LAUNCHING A MILLION FALSETTOS The Darkness’s 2003 debut single, “I Believe in a Thing Called Love,” elicited strong opinions.
I don't remember where I was the first time I heard "I Believe in a Thing Called Love," but I do know that I hated it. Off the Darkness's 2003 debut record Permission To Land, the song was everywhere for the following year or so. I was a discontented high schooler smitten with punk rock, so whenever my friend Kristen randomly broke out in Justin Hawkins's falsetto, I went into a silent, frothing rage. Kristen wasn't a bad singer, but the song signaled every adjective I found deplorable in music: chintzy, saccharine, hollow, derivative, ridiculous. The second coming of glam and hair metal seemed to be happening, and no one was doing a thing to stop it.
The Darkness were certainly on a roll in the early '00s. Launching out of England, the band had a solid hand for hooks and gleefully played up hard rock and cock-rock tropes, blurring lines of sincerity and irony. Permission conquered the UK charts like it was no big deal. Guitarist/singer Hawkins — a knowing pastiche of Freddie Mercury flamboyance — landed on the cover of the February 2004 issue of Spin as part of a "Next Big Things" feature, and "Love" did gangbuster business Stateside. But after the initial hype faded, the Darkness receded from the cultural spotlight, even as follow-up record One Way Ticket to Hell . . . and Back arrived in 2005. Then, a year later, Hawkins announced that he was quitting the band to go into rehab, revealing that he had blown £150,000 on drugs in three years. That closed the book on the Darkness. Despite the group's knowing winks, their swift implosion indicated that maybe they were less self-aware than they seemed.
Last March, the group announced a reunion, and the news was met with the requisite buzz of excitement. In a recent conference call with US journalists, Hawkins didn't come off as the model of larger-than-life excess that his image in the Darkness had indicated for years. Much of what he said reflected a modesty that belied his image: he now lives "an ascetic life" in a small place near the sea, his parents, girlfriend, and animals. He feels that his band are like "the underdogs again," and recalled once cracking a joke to their accountant about making "a brilliant first album," "an okay second album," and then breaking up to do "an amazing reunion." He's two-for-two so far.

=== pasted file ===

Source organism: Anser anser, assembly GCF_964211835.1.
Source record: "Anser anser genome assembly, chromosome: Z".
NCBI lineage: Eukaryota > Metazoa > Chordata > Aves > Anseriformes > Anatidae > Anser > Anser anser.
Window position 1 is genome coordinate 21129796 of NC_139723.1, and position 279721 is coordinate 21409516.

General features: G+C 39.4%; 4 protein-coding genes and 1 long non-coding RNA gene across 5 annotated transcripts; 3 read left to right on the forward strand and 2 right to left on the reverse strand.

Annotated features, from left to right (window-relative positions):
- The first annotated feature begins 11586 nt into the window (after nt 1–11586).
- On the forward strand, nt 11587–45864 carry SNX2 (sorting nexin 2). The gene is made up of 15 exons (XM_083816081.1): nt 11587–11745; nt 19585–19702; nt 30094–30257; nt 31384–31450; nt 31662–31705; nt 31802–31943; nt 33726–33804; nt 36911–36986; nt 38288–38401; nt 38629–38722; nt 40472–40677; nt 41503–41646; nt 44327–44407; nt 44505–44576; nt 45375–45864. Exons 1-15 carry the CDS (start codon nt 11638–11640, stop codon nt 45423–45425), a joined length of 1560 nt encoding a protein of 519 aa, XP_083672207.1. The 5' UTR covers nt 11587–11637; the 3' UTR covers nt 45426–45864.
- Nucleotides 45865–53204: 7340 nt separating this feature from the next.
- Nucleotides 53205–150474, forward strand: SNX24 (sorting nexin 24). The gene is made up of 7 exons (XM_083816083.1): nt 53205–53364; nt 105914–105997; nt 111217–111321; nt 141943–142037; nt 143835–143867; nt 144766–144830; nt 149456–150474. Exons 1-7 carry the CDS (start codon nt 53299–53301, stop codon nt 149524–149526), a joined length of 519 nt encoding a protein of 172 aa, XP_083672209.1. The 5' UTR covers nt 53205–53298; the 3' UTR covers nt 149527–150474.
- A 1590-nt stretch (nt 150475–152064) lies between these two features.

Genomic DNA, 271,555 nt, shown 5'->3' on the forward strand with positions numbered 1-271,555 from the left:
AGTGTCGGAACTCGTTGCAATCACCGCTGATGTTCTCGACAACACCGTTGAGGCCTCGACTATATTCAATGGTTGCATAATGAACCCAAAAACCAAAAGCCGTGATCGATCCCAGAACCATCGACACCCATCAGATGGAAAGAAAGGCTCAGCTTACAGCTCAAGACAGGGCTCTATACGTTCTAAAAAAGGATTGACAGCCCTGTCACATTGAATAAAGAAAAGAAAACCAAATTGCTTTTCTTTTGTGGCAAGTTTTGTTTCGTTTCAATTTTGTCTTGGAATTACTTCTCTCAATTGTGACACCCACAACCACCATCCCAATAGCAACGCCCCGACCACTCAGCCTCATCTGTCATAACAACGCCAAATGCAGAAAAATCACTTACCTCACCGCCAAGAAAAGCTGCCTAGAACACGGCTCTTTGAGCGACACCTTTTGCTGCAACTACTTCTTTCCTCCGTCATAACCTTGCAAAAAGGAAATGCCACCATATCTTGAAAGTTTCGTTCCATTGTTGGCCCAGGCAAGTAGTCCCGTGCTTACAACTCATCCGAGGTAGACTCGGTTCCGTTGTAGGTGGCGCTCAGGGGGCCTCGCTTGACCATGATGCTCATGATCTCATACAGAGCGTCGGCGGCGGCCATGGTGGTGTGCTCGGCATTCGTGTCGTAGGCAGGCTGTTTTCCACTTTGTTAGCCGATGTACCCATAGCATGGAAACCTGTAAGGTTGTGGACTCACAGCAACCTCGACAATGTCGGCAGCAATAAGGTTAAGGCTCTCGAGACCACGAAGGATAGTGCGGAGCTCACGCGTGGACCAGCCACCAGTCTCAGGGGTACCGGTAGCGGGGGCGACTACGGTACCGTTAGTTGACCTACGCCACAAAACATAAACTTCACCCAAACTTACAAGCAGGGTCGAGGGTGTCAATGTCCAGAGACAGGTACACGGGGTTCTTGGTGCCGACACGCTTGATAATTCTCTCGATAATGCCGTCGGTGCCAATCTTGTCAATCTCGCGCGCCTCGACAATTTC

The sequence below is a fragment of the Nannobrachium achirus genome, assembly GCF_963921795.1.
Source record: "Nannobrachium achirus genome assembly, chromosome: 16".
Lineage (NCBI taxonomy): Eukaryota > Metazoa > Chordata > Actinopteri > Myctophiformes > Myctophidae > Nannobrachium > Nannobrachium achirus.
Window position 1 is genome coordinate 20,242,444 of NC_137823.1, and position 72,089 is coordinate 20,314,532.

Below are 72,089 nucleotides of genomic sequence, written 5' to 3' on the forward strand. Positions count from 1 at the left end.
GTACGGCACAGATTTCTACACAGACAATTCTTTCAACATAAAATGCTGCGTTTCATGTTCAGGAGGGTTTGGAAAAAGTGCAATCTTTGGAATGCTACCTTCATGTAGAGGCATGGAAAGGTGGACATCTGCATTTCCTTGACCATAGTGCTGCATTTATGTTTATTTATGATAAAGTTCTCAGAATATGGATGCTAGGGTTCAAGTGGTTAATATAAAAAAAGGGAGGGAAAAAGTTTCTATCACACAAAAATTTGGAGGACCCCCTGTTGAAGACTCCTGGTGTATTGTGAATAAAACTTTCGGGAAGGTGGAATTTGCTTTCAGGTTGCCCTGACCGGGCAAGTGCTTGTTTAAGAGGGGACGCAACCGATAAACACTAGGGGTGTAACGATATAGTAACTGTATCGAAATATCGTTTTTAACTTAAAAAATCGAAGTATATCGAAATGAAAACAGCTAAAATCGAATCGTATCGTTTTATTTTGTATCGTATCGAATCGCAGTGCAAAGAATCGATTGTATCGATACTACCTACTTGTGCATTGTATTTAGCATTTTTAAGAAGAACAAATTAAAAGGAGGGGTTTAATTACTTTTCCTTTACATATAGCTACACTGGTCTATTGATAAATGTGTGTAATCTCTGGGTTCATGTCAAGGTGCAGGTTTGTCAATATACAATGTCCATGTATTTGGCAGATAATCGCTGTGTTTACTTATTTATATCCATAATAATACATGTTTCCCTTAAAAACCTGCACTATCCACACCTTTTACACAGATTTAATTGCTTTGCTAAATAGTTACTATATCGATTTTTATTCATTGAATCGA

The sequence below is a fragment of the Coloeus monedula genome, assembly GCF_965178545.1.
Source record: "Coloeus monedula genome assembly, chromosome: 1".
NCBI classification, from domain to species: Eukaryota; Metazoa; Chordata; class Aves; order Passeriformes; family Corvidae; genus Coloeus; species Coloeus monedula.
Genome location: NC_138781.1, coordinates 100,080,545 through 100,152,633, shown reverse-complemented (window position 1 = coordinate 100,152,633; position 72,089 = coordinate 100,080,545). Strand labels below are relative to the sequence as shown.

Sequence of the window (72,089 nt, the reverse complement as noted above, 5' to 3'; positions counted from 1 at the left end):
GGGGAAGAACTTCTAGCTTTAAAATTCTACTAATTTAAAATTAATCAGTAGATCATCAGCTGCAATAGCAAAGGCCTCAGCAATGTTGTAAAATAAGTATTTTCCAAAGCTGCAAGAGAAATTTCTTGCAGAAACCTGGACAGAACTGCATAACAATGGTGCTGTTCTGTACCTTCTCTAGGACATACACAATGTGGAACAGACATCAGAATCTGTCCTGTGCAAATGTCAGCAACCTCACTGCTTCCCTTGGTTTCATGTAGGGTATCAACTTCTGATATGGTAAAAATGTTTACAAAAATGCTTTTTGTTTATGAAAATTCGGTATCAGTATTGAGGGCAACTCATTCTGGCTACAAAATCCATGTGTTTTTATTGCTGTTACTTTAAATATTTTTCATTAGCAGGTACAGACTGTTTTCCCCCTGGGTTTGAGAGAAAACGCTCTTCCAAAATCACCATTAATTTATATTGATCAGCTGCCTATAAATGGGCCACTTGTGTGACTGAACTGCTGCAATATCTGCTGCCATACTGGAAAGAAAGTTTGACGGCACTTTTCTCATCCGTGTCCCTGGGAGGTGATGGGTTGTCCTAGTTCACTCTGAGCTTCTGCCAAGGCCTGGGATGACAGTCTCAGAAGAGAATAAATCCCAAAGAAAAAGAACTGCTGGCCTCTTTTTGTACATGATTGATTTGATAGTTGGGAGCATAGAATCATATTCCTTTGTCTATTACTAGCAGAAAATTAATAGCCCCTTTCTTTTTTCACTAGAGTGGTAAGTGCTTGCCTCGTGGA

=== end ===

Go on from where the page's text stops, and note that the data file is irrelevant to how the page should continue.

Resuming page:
I asked him about the frequent comparisons to AC/DC and Queen, and what element — if any — made the Darkness stand apart. "I'm actually really good at spotting [plagiarism] and so we've always tried to avoid that. . . . We try to keep everything fresh. But, I mean, when it comes to actual idiosyncratic things that nobody else does, I don't know." There was something genuine and affecting about Hawkins acknowledging their role as entertainers versus innovators.
Hawkins's attitude has helped me listen to "I Believe in a Thing Called Love" differently. Perhaps it was created by a Darkness whose self-indulgence is of a piece with their nostalgia and yearning for a good time, whose sentimentality is just part of their easy charm as they slip in an in-joke here and there. I'm still not sure that viewing the band as a tongue-in-cheek, self-aware entity reflects reality, but it will do for now. ^
THE DARKNESS + FOXY SHAZAM | Paradise Rock Club, 967 Comm Ave, Boston | February 3 @ 8 pm | 18+ | $25 | 617.562.8800 or thedise.com